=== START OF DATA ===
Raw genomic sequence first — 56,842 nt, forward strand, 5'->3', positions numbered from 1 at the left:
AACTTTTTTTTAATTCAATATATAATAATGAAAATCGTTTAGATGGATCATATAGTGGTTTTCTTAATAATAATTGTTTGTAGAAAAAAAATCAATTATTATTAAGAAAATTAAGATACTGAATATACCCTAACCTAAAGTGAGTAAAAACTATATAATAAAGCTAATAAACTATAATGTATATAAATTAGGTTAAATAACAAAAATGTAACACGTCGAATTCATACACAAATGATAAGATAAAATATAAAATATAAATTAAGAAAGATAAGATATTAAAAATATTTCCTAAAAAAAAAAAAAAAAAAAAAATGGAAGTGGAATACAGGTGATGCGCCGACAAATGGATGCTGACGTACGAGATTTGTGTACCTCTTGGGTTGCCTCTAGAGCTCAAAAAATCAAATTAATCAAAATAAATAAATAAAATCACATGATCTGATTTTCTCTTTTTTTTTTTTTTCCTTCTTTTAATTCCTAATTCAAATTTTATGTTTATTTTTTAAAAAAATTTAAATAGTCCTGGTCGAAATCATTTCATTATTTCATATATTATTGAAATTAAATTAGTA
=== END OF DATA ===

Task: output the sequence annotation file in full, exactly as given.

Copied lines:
Raw genomic sequence first — 56,842 nt, forward strand, 5'->3', positions numbered from 1 at the left:
AACTTTTTTTTAATTCAATATATAATAATGAAAATCGTTTAGATGGATCATATAGTGGTTTTCTTAATAATAATTGTTTGTAGAAAAAAAATCAATTATTATTAAGAAAATTAAGATACTGAATATACCCTAACCTAAAGTGAGTAAAAACTATATAATAAAGCTAATAAACTATAATGTATATAAATTAGGTTAAATAACAAAAATGTAACACGTCGAATTCATACACAAATGATAAGATAAAATATAAAATATAAATTAAGAAAGATAAGATATTAAAAATATTTCCTAAAAAAAAAAAAAAAAAAAAAATGGAAGTGGAATACAGGTGATGCGCCGACAAATGGATGCTGACGTACGAGATTTGTGTACCTCTTGGGTTGCCTCTAGAGCTCAAAAAATCAAATTAATCAAAATAAATAAATAAAATCACATGATCTGATTTTCTCTTTTTTTTTTTTTTCCTTCTTTTAATTCCTAATTCAAATTTTATGTTTATTTTTTAAAAAAATTTAAATAGTCCTGGTCGAAATCATTTCATTATTTCATATATTATTGAAATTAAATTAGTA